What, then, of our identities as Christians? Should we not be able to “get over this”? Yet, John’s vision indicates that race will not be forgotten in the new heaven and new earth. Difference seems a thing not to be eliminated or minimized, but rather celebrated. This is the hope of Christ, who, by breaking down the dividing wall between Jew and Gentile, now seeks to bring us together as members of his resurrected body. Even though in recent years “religion” has rightly been on the receiving end of skepticism and derision, perhaps it is time to reclaim that word for its root meaning.
I use the word “religion” as opposed to “faith” because the etymology of religion expresses the idea of real joining and connection—a communion!—whereas a contemporary use of “faith” might imply “private” or idiosyncratic. But this is the most helpful part of where we may go as embodied people in Christ—towards a joining with each other. It pains me to think that we perhaps will never be able to outlive the usefulness of ethnic majority churches, especially if the alternative is an erasure of God-ordained culture by white supremacy expressed through American evangelicalism. But where once I scoffed at the “ghetto” of my youth, I wonder now if an appreciation for the gifts of our embodiment and particularity might not be something to which we can aspire.
Don’t get me wrong: I would never hope for segregation. But perhaps what we need is a recovery of the re-ligamenting confession. Our eyes must say to our hands, “we really need you”, and our heads must speak lovingly to our feet, “we could not be whole without you.”
The lack of legitimization and respect that Asian-majority churches experience from other churches, as well as an internalized white supremacy that exalts teaching, music, and people from white evangelical sources, exacerbates the feeling we have that we are only ever hangers-on, never to be equal contributors to the culture of the Kingdom of God. It is worth speculating whether this dynamic has led many Christians of Asian descent to a self-denigration that has then flowed into the phenomenon of the “Silent Exodus” 2 of Canadian-born Asians from their home churches, and the eventual traumatic splits in families and congregations that echo in the griefs that burden so many of my clients.
The use of the word “psyche” has been a matter of some debate in psychological circles, but I find it useful in certain contexts, such as this piece, to describe my self-understanding, my feelings about myself, and my individuality as known through embodied self-narrative. And my psyche, so to speak, knows a measure of self-loathing due to the cultural silencing of voices like mine in favour of bland middle-of-the-road aesthetics. We may speak of mental health in familiar Diagnostic and Statistical Manual terms: that this is major depressive disorder, or this is generalized anxiety disorder, or this is post traumatic stress disorder. But diagnosis doesn’t care about the origin of our difficulties or comment on the reality that people of colour have worse mental health outcomes. It is only now, as an insider to the field of psychology and in my middle age, that I can embrace this self and accept him as embodied and connected in the way he is. My self is the dynamic interweaving of the strands of my embodiment, my relationships, and the unique way that I cohere these into a whole.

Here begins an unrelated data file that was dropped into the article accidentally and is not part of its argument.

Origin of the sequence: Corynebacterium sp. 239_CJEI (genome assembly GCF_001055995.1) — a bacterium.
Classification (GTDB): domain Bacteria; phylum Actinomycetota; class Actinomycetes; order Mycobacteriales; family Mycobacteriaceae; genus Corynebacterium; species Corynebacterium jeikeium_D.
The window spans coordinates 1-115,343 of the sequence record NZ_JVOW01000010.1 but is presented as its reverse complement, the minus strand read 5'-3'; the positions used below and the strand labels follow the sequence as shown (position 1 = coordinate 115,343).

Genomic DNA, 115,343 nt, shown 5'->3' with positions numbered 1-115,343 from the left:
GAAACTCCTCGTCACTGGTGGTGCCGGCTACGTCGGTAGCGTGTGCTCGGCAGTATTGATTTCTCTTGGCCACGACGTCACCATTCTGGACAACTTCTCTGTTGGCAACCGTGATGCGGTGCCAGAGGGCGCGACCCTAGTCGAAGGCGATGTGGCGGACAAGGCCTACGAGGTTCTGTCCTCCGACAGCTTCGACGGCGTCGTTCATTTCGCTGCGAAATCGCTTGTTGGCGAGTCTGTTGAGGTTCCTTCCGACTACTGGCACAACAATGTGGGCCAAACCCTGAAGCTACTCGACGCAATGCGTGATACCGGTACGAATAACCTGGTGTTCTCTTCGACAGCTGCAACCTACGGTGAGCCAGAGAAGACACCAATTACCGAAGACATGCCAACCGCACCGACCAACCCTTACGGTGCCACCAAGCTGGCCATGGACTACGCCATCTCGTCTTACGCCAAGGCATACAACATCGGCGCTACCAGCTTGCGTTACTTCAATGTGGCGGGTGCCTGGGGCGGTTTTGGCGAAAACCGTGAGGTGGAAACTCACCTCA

This self is not self-determined, and is therefore not determined for the self alone. None of us arose out of our own force of will. Our bodies were formed by the union and nurturing of our parents, who themselves are a part of the communities that nurtured them. Many of us then became a part of a greater community, God’s kingdom, the Church. And now, as selves who arose from out of these ligamented identities, we have a chance to live in other-preferring love.
It is this self, still inchoate as it is, that I have to offer. As much as I wish I had a different body with different talents and the opportunities that would follow, it is becoming clearer to me now that responding to my vocation means responding to the reality that I was born into this time, with this self, and with these opportunities at hand. And as this has been a time of reckoning for the world, perhaps the slow, small work I have at hand—to give voice to those who are suffering and strengthen them in their journey—is the best I can offer in this season. And you? You have your self, with your embodiment and your traditions and your way of bringing them together. I wonder, to whom will you offer these?
Edward En-Heng Ng is a Registered Psychologist in private practice in Vancouver. Prior to becoming a psychologist, Ed was a high school science teacher for five years and then, after attending Regent College (MDiv, 2008) he pastored in a small congregation for another four years before starting his doctoral studies at Fuller Theological Seminary’s Graduate School of Psychology. His advisor at Fuller was Al Dueck, who introduced him to the field of cultural psychology, which focuses on how people groups tend to speak of themselves instead of relying on Western psychology to describe them. Ed’s enduring academic interest since then has centred around critical psychology and the applications of cultural psychology in clinical or counselling contexts. Ed has taught at Trinity Western University and Regent College; he is also the founder and host of the Eastgate Project podcast, which focuses on the intersections of psychology, theology, and the experiences of the Asian diaspora. Ed lives in Richmond with his wife and two sons.